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NCAA needs to follow the example of UIL, UEFA

Tuesday night was the first time in a while that my sister and an old friend of ours had the time to go out and do something. Too bad it couldn’t have ended better, as it involved seeing the James Martin Warriors fall to Dallas Kimball 73-59.
In another organization that we’ll get to in a bit, this might be a crippling loss to Martin’s playoff hopes. The fact that Kimball was state champs in their class just two years ago would be trumped by the fact that a 6A team lost to a 5A team – not a good look on the resume.

But here’s the good news: It doesn’t matter. Once district play starts, the slate is completely clean and Martin, like every other school in the state of Texas, will have its shot at the playoffs based solely on how it finishes in district play only.

That’s where the UIL gets it right and the NCAA never has. There’s no subjectivity. All teams in every sport go into each season knowing exactly what they have to do to make the postseason – and it doesn’t involve impressing a committee.

How can the governing body of Texas high school athletics get it right where the national governing body of college athletics can’t?

In less than a year’s time, both the major colleges in Dallas and Fort Worth have seen major athletic programs denied a shot at the national championship thanks to the NCAA’s convoluted selection process that it seems no one not on the selection committees can comprehend. TCU, after being declared the No. 3 team in the nation on the next-to-last week of the season, suddenly dropped to No. 6 and out of the field despite a 55-3 win over Iowa State, because somehow, Ohio State’s blowout win in the BiG Championship game was that much more impressive.

It’s a snub that the basketball team at the school 30 miles away can relate to. No, I have not gotten over what happened to SMU last year. How their season was not better than Oklahoma State or North Carolina State seems incomprehensible to anyone with common sense in my view. The selection committee took mediocre teams from more established conferences because they mean more dollars, bottom line.

Immediately, sports writers in the area have took to blaming the schedules of TCU (and fellow Big 12 snub Baylor), saying they have to schedule tougher opponents. Problem is, that’s not an easy thing to do when said “tougher opponents” can just flat out say No to an invite on the fear that losing to a TCU will wreck their own season too much. No, that’s a factor that needs to be eliminated as well.

Both sports, and possibly the others in college athletics, would benefit so much from an impartial system that took away the power from individuals that are always going to be accused of having bias and an agenda in determining who gets in.

But wait, Rowdy, you stupid and ugly troll, you all say. The NCAA can’t organize like the UIL without breaking up into even more divisions. How in the world can they place the limited number of schools that get in by comparison without some way to rank what conferences are best?

For that, we need to go to another governing body, one an ocean away.

UEFA is in charge of overseeing all of the national soccer leagues in Europe and thus the organizing body of the biggest club tournament in the world, the UEFA Champions League. It’s like the NCAA basketball tournament on a continental level, only there’s no subjectivity as to who qualifies. 15 of the 54 national leagues can have more than one club get in, six can have more than two and three nation get four clubs and no more. How do they determine who gets what? The leagues are all ranked nationally solely on the number of goals scored in league play.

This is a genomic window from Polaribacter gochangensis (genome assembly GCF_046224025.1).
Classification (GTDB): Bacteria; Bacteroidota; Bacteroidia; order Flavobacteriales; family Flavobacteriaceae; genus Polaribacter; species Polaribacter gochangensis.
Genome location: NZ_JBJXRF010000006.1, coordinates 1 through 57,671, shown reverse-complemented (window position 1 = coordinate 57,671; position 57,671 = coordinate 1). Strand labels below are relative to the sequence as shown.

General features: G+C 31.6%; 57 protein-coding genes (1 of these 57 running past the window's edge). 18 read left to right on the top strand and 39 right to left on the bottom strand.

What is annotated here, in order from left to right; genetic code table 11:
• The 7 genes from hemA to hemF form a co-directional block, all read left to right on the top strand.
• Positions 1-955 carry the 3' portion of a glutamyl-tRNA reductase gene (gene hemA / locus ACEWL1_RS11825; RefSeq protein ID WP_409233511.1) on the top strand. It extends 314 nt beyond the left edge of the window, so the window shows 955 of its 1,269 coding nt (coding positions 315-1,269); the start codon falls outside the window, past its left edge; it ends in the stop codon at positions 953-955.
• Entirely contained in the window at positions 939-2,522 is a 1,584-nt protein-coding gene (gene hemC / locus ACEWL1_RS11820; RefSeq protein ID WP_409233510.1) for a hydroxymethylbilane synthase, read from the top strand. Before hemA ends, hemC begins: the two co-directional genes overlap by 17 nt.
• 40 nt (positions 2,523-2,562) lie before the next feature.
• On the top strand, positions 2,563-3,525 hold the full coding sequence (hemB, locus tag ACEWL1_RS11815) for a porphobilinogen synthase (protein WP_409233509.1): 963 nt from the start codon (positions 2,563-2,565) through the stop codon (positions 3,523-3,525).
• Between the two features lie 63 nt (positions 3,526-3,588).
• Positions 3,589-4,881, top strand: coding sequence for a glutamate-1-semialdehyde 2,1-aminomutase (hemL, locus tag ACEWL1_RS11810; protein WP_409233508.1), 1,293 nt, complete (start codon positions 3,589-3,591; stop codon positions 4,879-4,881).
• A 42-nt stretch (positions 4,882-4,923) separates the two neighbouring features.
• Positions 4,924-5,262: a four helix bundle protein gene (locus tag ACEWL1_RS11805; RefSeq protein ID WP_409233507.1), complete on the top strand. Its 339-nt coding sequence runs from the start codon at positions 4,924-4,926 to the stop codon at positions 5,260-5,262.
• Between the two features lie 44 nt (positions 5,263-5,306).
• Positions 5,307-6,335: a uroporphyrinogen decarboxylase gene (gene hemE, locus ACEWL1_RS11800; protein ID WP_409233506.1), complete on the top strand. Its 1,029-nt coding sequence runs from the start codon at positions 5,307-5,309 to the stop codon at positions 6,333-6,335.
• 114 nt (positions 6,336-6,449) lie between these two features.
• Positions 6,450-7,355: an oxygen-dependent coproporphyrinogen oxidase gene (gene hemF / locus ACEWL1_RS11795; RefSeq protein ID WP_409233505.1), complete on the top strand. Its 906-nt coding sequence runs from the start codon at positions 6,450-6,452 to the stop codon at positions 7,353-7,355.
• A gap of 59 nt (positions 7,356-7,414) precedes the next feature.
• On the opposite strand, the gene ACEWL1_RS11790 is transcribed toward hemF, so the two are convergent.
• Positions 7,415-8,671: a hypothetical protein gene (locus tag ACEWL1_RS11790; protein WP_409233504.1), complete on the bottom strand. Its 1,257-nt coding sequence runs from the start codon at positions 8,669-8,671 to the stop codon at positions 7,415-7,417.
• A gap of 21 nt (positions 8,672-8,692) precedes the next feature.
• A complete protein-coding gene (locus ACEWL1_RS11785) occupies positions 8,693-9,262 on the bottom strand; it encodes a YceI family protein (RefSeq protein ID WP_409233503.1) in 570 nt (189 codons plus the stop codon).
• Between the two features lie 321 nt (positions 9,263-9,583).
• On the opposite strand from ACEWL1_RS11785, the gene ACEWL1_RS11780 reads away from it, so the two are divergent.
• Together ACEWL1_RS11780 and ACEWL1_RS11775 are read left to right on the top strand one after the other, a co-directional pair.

A completely impartial, objective system.

Why couldn’t the NCAA have something like that?

It would be elementally simple. Expand the football playoff field to eight schools, or possibly even 12 with the top four getting byes in the first round. If it’s only eight, then it’s conference champions only getting in. No, I don’t want to hear the whining about how this team deserves to get in despite not being champion because some so-called “expert” says they’re a top five club. The NCAA basketball tournament made sure all conference champions got in before expanding to at-large bids.

So either the top eight conference champions get in, or 12 get in with the top four getting byes. Rank the conferences based on average points per game IN CONFERENCE GAMES ONLY.

Heck, a similar system, almost identical to what UEFA has, could be used for basketball and other sports as well.

This would eliminate every single “subjective” factor that generates so much controversy in the game. Non-conference games would be a non-factor and treated as pre-season games, so there would be complaining about a school scheduling games against cupcakes. Margin of victory would not be an issue because it wouldn’t matter how much you win by; in fact, the points both teams scored in any game would benefit the conference and its chance of getting into the top spots.

Now, I know this is a pipe dream at best. The current system is run too much by the sports media and their bias toward big matchups that will generate “ratings” for those postseason games, and they like their position where they can influence the selection committees, and they won’t allow that power to go away any time soon.

So for the time being, TCU is still going to need a miracle in future years to get into a football playoff over Ohio State, and SMU is likely going to need a miracle or automatic bid to get picked over the fifth-place team in the ACC. And the controversy will never end.

At least I can look to something like the UIL playoffs where I know the selection is fair and unbiased.


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